Long May She Wave

Celebrating 200 years of the Star-Spangled Banner

If you thought Betsy Ross was the maker of the Star-Spangled Banner you would be wrong, but it would be a great place to start learning about the history of our American symbol that turns 200 years old in 2014.

For three years, the United States was embroiled in the War of 1812 throughout the Chesapeake Bay region of Maryland, Virginia, and the District of Columbia. It was a war that tested our young nation and in 1814 produced two of our most iconic patriotic symbols: The Star-Spangled Banner that flew in defiance of the British, and the national anthem that honors it.

A great way to explore the flag’s history is through the Star-Spangled Banner National Historic Trail, administered by the National Park Service.

Start your tour in Baltimore at the Star-Spangled Banner Flag House and museum. Built in 1793 and bought by the City of Baltimore in 1927, this is the house where Mary Pickersgill—the true maker of the famous flag—lived.  As the story goes, when Major George Armistead was seeking a large national flag for the nearby Fort McHenry, he came to Pickersgill, an experienced flagmaker. She accepted the commission at a fee of $405.90 (similar to $8,500 today) and she, her mother, daughter, nieces, and servants worked on the project for seven weeks.

The flag was so large that it outgrew the house and had to be completed in the loft of a nearby brewery. When finished, it was 30 feet high and 42 feet wide. On the outside of the museum building, visitors see a life-sized depiction of the flag. Tour the museum for period artifacts and a thorough history.

The Battle of Baltimore

A few weeks after withdrawing from Washington D.C., the British set their sights on Baltimore, and attacked on September 12, 1814. Armistead, the Fort’s commander had prepared his men for the fight and through a day and night of stormy weather, the British pounded the fort with rockets, mortars, and cannons. The British expected a quick surrender.

Prior to the battle, American lawyer Francis Scott Key had taken a ship out to the British ships to negotiate the freedom of an American doctor, and was held there throughout the attack. In the morning, it was not clear who had won. Key strained his eyes to see which flag flew over Fort McHenry, and on the morning of September 14, it was the large American flag that was raised.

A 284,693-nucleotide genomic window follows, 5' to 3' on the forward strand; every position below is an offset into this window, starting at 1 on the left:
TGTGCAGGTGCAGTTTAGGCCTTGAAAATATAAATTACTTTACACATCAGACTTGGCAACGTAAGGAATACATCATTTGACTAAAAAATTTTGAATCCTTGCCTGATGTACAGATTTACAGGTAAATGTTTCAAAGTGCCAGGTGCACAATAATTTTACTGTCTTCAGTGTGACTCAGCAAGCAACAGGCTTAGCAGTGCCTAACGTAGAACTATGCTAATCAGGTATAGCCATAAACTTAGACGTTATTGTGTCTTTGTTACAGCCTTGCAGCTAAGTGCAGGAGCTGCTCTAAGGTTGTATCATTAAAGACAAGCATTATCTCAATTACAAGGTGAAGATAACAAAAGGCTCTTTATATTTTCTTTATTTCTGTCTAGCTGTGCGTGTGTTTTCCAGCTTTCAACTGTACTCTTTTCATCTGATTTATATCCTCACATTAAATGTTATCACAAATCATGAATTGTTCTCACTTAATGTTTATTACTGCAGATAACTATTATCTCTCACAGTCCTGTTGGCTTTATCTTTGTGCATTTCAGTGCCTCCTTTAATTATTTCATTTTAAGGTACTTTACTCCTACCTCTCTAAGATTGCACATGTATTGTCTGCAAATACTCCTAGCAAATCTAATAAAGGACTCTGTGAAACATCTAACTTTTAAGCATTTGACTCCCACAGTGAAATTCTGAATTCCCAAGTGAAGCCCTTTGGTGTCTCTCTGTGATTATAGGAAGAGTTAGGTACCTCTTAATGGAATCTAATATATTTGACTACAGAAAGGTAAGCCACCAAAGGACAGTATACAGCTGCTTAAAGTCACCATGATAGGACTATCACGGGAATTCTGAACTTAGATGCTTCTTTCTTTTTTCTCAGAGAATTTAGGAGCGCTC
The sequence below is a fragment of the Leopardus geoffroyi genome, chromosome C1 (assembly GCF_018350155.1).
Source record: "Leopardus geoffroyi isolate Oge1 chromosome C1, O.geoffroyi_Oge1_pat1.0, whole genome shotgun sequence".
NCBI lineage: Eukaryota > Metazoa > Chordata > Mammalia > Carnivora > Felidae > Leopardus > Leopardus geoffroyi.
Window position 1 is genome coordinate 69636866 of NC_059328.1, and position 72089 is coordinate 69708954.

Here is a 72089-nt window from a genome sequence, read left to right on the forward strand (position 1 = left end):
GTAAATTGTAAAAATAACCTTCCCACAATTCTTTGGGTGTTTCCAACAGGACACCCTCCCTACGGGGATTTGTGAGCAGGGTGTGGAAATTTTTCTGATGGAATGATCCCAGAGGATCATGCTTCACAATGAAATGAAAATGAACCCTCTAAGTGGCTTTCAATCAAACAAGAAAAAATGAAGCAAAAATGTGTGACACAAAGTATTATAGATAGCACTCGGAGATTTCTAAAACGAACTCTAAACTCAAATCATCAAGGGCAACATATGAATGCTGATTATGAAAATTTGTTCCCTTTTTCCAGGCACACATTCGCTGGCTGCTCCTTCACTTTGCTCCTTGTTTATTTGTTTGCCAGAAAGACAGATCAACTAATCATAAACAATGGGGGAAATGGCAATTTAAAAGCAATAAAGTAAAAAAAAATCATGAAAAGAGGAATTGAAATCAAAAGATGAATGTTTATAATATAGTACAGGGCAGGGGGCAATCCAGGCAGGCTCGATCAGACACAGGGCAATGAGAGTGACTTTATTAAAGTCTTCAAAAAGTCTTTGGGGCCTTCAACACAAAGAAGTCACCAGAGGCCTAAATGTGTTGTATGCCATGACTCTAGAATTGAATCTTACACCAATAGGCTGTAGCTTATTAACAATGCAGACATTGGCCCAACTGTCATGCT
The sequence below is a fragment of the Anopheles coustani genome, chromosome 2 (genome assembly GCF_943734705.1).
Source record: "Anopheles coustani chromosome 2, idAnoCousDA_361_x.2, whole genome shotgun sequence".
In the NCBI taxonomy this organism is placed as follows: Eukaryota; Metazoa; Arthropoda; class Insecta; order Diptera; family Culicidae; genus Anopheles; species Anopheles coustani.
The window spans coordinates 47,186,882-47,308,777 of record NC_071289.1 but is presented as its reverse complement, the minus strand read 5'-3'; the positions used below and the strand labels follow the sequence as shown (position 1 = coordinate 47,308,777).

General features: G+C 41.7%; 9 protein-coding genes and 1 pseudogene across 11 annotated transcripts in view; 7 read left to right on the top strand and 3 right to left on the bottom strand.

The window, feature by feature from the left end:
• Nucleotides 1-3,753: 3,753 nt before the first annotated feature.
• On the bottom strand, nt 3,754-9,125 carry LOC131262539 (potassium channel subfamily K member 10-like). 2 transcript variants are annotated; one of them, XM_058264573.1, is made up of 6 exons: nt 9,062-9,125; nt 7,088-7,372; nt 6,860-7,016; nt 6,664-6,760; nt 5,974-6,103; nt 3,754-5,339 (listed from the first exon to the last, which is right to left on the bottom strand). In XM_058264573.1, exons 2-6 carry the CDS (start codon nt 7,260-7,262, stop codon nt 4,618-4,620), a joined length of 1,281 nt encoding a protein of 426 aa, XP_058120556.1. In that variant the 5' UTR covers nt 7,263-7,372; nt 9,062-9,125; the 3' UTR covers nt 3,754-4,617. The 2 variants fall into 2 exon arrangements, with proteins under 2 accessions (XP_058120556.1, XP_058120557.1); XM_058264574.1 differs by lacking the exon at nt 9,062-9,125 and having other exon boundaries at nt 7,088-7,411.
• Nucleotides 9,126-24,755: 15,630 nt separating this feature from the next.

Key was so inspired by this sight that he, already a poet, quickly penned notes for the song that later became our national anthem. Visitors can view the rarely-exhibited original manuscript this summer at the Maryland Historical Society.

Take a narrated boat tour to see where the battle took place in the harbor, and visit Fort McHenry with its original buildings and fortifications. Arrive at 9:30 a.m. to help raise that day’s flag (the flag size depends on the weather conditions) and be sure to watch the inspiring film in the visitor’s center.

After the war, the Star-Spangled Banner flag was kept in the Armistead family and housed in a large canvas bag. It was brought out for patriotic occasions, and displayed for the Baltimore sesquicentennial celebration in 1880. Along the way, people snipped small pieces, and even a star from the flag as keepsakes. Fearing for the flag’s deteriorating condition, Eben Appleton, one of Armistead’s descendants, stored the flag in a New York safe-deposit vault. In 1907, he lent the flag to the Smithsonian Institution, and in 1912, converted the loan to a gift.

Nothing is more awe-inspiring than viewing the actual Star-Spangled Banner, now on permanent display at the Smithsonian’s Museum of American History. For years it hung in the main hall, then in 1994, underwent an extensive conservation. It now rests in a climate- and fire-controlled two-story display chamber. Be sure to play on the tactile, interactive flag display table where the flag’s story is told through lighting, ambient sound, and video.

For additional destinations highlighting the War of 1812, visit Maryland’s best-preserved battlefield at the Battle of Caulk’s Field site, near Leonardstown.  Catch the bicentennial battle reenactment the weekend of August 30-31 for an authentic feel of the war.

Spend a day at the Jefferson Patterson Park and Museum in St. Leonard and view archaeological finds or watch a dig in process (sign up in advance to help dig).  All of Maryland’s artifacts are held here including those from the War of 1812.

Look for flag-related celebrations going on throughout Maryland, Washington D.C., and Virginia. And the next time you see our symbol of freedom, take a moment to remember what it meant to the people of Baltimore, who watched the battle from their rooftops in 1814, and what it means to us today.


  • Star-Spangled Banner National Historic Trail, www.starspangledtrail.net
  • Star-Spangled Banner Flag House, www.flaghouse.org
  • National Anthem Tour by Sea, www.cruisesonthebay.com
  • Fort McHenry National Monument, www.nps.gov/fomc
  • Maryland Historical Society Museum, www.mdhs.org
  • The National Museum of American History, www.americanhistory.si.edu
  • Jefferson Patterson Park and Museum, www.jefpat.org
  • Babe Ruth Birthplace & Museum, www.baberuthmuseum.com
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